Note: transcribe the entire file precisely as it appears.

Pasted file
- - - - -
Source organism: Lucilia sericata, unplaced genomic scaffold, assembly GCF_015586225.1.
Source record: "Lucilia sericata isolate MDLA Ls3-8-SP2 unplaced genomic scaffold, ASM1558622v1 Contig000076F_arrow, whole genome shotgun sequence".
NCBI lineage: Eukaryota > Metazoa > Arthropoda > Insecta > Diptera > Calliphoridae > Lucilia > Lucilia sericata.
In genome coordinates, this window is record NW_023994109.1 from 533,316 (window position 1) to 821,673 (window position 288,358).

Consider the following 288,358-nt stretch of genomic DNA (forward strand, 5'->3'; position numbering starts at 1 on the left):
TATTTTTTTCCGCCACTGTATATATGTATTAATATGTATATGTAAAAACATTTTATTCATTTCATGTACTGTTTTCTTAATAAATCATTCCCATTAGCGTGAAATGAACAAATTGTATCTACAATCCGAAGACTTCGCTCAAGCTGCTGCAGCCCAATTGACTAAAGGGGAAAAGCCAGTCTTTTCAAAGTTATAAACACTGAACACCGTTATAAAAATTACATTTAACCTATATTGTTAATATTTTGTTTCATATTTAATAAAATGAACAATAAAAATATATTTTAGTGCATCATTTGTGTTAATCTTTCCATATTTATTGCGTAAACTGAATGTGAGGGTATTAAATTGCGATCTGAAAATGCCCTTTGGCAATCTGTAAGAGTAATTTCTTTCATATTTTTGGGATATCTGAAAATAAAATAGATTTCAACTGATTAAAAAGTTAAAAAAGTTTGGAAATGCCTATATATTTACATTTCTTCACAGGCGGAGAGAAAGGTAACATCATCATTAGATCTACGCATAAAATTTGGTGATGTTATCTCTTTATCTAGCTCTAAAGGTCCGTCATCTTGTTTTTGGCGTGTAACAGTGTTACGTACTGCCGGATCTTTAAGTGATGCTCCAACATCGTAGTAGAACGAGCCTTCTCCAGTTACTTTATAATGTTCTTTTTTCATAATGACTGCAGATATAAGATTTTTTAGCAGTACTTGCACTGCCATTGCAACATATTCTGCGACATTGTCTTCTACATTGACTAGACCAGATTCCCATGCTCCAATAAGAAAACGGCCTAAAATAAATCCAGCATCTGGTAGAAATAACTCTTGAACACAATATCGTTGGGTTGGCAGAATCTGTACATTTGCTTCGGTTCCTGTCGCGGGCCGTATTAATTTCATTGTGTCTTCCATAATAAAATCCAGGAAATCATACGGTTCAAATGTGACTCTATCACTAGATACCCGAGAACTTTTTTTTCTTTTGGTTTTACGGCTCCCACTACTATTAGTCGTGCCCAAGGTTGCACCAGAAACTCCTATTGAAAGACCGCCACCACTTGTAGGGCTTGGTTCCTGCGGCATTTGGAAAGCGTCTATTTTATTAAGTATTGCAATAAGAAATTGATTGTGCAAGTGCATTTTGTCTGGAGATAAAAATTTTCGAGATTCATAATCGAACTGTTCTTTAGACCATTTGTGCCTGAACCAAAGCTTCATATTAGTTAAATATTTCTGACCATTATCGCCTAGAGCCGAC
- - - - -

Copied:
Source organism: Lucilia sericata, unplaced genomic scaffold, assembly GCF_015586225.1.
Source record: "Lucilia sericata isolate MDLA Ls3-8-SP2 unplaced genomic scaffold, ASM1558622v1 Contig000076F_arrow, whole genome shotgun sequence".
NCBI lineage: Eukaryota > Metazoa > Arthropoda > Insecta > Diptera > Calliphoridae > Lucilia > Lucilia sericata.
In genome coordinates, this window is record NW_023994109.1 from 533,316 (window position 1) to 821,673 (window position 288,358).

Consider the following 288,358-nt stretch of genomic DNA (forward strand, 5'->3'; position numbering starts at 1 on the left):
TATTTTTTTCCGCCACTGTATATATGTATTAATATGTATATGTAAAAACATTTTATTCATTTCATGTACTGTTTTCTTAATAAATCATTCCCATTAGCGTGAAATGAACAAATTGTATCTACAATCCGAAGACTTCGCTCAAGCTGCTGCAGCCCAATTGACTAAAGGGGAAAAGCCAGTCTTTTCAAAGTTATAAACACTGAACACCGTTATAAAAATTACATTTAACCTATATTGTTAATATTTTGTTTCATATTTAATAAAATGAACAATAAAAATATATTTTAGTGCATCATTTGTGTTAATCTTTCCATATTTATTGCGTAAACTGAATGTGAGGGTATTAAATTGCGATCTGAAAATGCCCTTTGGCAATCTGTAAGAGTAATTTCTTTCATATTTTTGGGATATCTGAAAATAAAATAGATTTCAACTGATTAAAAAGTTAAAAAAGTTTGGAAATGCCTATATATTTACATTTCTTCACAGGCGGAGAGAAAGGTAACATCATCATTAGATCTACGCATAAAATTTGGTGATGTTATCTCTTTATCTAGCTCTAAAGGTCCGTCATCTTGTTTTTGGCGTGTAACAGTGTTACGTACTGCCGGATCTTTAAGTGATGCTCCAACATCGTAGTAGAACGAGCCTTCTCCAGTTACTTTATAATGTTCTTTTTTCATAATGACTGCAGATATAAGATTTTTTAGCAGTACTTGCACTGCCATTGCAACATATTCTGCGACATTGTCTTCTACATTGACTAGACCAGATTCCCATGCTCCAATAAGAAAACGGCCTAAAATAAATCCAGCATCTGGTAGAAATAACTCTTGAACACAATATCGTTGGGTTGGCAGAATCTGTACATTTGCTTCGGTTCCTGTCGCGGGCCGTATTAATTTCATTGTGTCTTCCATAATAAAATCCAGGAAATCATACGGTTCAAATGTGACTCTATCACTAGATACCCGAGAACTTTTTTTTCTTTTGGTTTTACGGCTCCCACTACTATTAGTCGTGCCCAAGGTTGCACCAGAAACTCCTATTGAAAGACCGCCACCACTTGTAGGGCTTGGTTCCTGCGGCATTTGGAAAGCGTCTATTTTATTAAGTATTGCAATAAGAAATTGATTGTGCAAGTGCATTTTGTCTGGAGATAAAAATTTTCGAGATTCATAATCGAACTGTTCTTTAGACCATTTGTGCCTGAACCAAAGCTTCATATTAGTTAAATATTTCTGACCATTATCGCCTAGAGCCGAC